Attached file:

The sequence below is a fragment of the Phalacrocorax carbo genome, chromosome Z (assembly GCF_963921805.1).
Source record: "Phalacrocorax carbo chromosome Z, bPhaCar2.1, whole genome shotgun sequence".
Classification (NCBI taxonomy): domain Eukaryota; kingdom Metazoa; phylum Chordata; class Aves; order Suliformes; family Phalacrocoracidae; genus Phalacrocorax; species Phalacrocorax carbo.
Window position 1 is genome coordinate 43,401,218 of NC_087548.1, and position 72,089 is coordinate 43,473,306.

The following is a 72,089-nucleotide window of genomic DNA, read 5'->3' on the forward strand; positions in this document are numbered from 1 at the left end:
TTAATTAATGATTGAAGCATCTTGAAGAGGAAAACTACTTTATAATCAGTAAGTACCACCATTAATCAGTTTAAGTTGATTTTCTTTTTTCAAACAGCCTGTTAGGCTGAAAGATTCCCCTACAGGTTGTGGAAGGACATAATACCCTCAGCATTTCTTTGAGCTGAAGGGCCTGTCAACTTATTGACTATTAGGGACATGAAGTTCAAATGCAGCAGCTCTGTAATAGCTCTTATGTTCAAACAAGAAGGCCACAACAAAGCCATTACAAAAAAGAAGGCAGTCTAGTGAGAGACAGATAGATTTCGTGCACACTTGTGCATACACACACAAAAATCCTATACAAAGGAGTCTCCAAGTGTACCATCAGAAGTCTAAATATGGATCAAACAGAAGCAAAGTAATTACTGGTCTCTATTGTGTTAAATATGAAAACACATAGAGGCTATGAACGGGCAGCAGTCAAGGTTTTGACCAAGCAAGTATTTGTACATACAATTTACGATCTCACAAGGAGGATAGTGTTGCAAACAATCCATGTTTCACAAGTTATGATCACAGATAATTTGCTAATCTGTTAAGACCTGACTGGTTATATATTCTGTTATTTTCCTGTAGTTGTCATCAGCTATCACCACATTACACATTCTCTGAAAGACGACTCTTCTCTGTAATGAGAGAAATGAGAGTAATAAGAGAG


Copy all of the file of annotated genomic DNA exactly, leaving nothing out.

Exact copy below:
The sequence below is a fragment of the Phalacrocorax carbo genome, chromosome Z (assembly GCF_963921805.1).
Source record: "Phalacrocorax carbo chromosome Z, bPhaCar2.1, whole genome shotgun sequence".
Classification (NCBI taxonomy): domain Eukaryota; kingdom Metazoa; phylum Chordata; class Aves; order Suliformes; family Phalacrocoracidae; genus Phalacrocorax; species Phalacrocorax carbo.
Window position 1 is genome coordinate 43,401,218 of NC_087548.1, and position 72,089 is coordinate 43,473,306.

The following is a 72,089-nucleotide window of genomic DNA, read 5'->3' on the forward strand; positions in this document are numbered from 1 at the left end:
TTAATTAATGATTGAAGCATCTTGAAGAGGAAAACTACTTTATAATCAGTAAGTACCACCATTAATCAGTTTAAGTTGATTTTCTTTTTTCAAACAGCCTGTTAGGCTGAAAGATTCCCCTACAGGTTGTGGAAGGACATAATACCCTCAGCATTTCTTTGAGCTGAAGGGCCTGTCAACTTATTGACTATTAGGGACATGAAGTTCAAATGCAGCAGCTCTGTAATAGCTCTTATGTTCAAACAAGAAGGCCACAACAAAGCCATTACAAAAAAGAAGGCAGTCTAGTGAGAGACAGATAGATTTCGTGCACACTTGTGCATACACACACAAAAATCCTATACAAAGGAGTCTCCAAGTGTACCATCAGAAGTCTAAATATGGATCAAACAGAAGCAAAGTAATTACTGGTCTCTATTGTGTTAAATATGAAAACACATAGAGGCTATGAACGGGCAGCAGTCAAGGTTTTGACCAAGCAAGTATTTGTACATACAATTTACGATCTCACAAGGAGGATAGTGTTGCAAACAATCCATGTTTCACAAGTTATGATCACAGATAATTTGCTAATCTGTTAAGACCTGACTGGTTATATATTCTGTTATTTTCCTGTAGTTGTCATCAGCTATCACCACATTACACATTCTCTGAAAGACGACTCTTCTCTGTAATGAGAGAAATGAGAGTAATAAGAGAG